Theorem 3.2. Let and be given. Any -sample randomized estimator satisfies .

Proof. We will give a complete proof in the case that is defined by a density function and then indicate the modifications required for the general case. The difference is purely technical; the ideas are the same.
Consider first a nonrandomized estimator . The performance of at is . To simplify notation, we will let denote the set , and we will suppress the subscript when no ambiguity exists. Since is an infimum, the average performance of at the points () is at least as follow:
Now, we use the density function . Recall that . Define on by
Since the are disjoint, we now have
We will bound the middle term by and show that the first and last terms go to zero (independently of ) as gets large. The bound on the middle term is a consequence of the following claim.
Claim 3.3. For any , To prove the claim, set , and set . Thus, the are disjoint and cover . Now, The last equality follows from the fact that the are disjoint (recall that ), and the final step follows because the set is in . This proves the claim.
Next, we show that approaches zero as grows. Recall that , and set . The function is a probability density function, so is nonnegative and has total integral 1. The Dominated Convergence Theorem then implies that the sequence is decreasing to 0. Bounding by , we have
A similar argument shows that the term goes to 0 as grows. Since (3.7) holds for all , we have for any estimator .
We have shown that for any , we can find depending on and , such that the average performance of an arbitrary estimator on the points is bounded above by . Now, for a randomized estimator , the quality is bounded above by its average performance on the same points, and that performance can be no better than the best estimator's performance. We conclude that , and the theorem follows.
The proof is now complete in the case that has a density . In general, the argument requires minor technical adjustments. The first step that requires modification is the definition of the function . Let Then , and we work with rather than . From here, one defines the accordingly, and the remainder of the argument goes through with corresponding changes.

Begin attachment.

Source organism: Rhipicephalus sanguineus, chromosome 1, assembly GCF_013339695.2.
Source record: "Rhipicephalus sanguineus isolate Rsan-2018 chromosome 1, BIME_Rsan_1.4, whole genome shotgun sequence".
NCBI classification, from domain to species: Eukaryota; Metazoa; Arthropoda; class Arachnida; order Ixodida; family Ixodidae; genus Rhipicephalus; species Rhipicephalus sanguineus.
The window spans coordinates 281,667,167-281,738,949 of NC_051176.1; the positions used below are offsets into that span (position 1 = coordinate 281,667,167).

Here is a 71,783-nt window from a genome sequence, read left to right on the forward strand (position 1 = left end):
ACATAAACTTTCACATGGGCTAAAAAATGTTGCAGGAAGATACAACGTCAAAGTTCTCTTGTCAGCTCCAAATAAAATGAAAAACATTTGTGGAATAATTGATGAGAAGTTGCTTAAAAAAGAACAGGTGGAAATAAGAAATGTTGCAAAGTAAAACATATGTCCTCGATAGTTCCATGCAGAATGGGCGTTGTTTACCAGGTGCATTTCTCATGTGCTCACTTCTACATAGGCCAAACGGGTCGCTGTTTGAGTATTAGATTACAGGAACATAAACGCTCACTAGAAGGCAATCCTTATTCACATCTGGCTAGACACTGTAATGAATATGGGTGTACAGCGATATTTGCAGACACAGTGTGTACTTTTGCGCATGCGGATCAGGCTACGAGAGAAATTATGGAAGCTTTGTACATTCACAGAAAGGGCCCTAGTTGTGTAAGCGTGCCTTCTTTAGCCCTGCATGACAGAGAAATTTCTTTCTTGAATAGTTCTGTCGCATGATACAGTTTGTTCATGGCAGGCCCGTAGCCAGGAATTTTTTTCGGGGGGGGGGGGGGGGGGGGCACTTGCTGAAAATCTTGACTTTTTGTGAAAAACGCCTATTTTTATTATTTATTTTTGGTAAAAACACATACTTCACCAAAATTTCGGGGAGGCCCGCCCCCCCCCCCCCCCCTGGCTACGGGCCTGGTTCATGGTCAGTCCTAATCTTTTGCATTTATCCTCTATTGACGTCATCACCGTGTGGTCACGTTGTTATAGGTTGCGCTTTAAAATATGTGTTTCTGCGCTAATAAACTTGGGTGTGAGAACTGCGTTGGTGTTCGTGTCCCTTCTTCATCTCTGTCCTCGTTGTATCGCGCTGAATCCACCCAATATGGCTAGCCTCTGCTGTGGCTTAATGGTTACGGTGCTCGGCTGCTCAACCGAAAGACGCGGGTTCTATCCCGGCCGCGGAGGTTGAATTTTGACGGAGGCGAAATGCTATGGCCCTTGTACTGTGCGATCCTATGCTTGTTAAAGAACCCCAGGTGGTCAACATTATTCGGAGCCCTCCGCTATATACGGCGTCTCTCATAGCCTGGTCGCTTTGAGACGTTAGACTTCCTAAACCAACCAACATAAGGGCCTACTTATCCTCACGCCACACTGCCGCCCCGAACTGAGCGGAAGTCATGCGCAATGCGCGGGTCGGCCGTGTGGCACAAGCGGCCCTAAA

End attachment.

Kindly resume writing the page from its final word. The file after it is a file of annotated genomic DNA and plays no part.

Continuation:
4. The Real Case: Examples

We have obtained bounds on quality for general estimators and for shift-invariant ones. In this section, we give several situations where the bounds coincide, and therefore the optimal shift-invariant estimators constructed in Section 2 are in fact optimal estimators, as promised by the Hunt-Stein theorem. These examples include many familiar distributions, and they provide evidence for the following conjecture.

Conjecture 4.1. Let be a distribution on . Then there is an optimal estimator for that is shift invariant.

4.1. Warmup: Unimodal Densities—One Sample

Our first class of examples generalizes Gaussian distributions and many others. The argument works only with one sample, but we will refine it in Section 4.2. Note that the optimal estimator in this case is the maximum likelihood estimator.

We say that a density function is unimodal if for all , is convex.

Example 4.2. Let be defined by a unimodal density function . Then there is a shift-invariant one-sample estimator that is optimal.

Proof. We first show that . It follows from the definition of that any set must have Lebesgue measure less than or equal to . Since is unimodal, is maximized by concentrating around the peak of ; thus the best will be an interval that includes the peak of . But any interval in is contained in and thus . Since always, we have .
Now, recalling that and are defined as suprema, we observe that the above argument shows that if one is achieved, then so is the other. Therefore, the result follows from Theorems 2.3 and 3.2.

4.2. A Sufficient Condition

The next class is more restrictive than the preceding, but with the stronger hypothesis we get a result for arbitrary . Any Gaussian distribution continues to satisfy the hypothesis.

Example 4.3. Let be a distribution defined by a density function of the form with continuous and decreasing. Then for any , there is a shift-invariant -sample estimator that is optimal.

Proof. For any fixed , we define a function by Since and is decreasing, it is clear that for each , for at most one value of . Since as , it follows that for any , is a unimodal function of .
Now the argument is similar to Example 4.2. We will show that . Since restricted to each orbit is unimodal as we have just shown, a set on which the integral of is maximized is obtained by choosing an interval from each orbit. To make this more precise, for each , let be the center of the length interval that maximizes . Then let Now , and moreover, for any because for each .
Thus, is achieved by , and it follows that and that the best shift-invariant estimator is optimal.

4.3. Monotonic Distributions on

The third class of examples generalizes the exponential distribution, defined by the density for and for . The optimal estimator in this case is not the maximum likelihood estimator. (Note that in a typical estimation problem involving a family of exponential distributions, one is trying to estimate the "scale" parameter rather than the "location" ).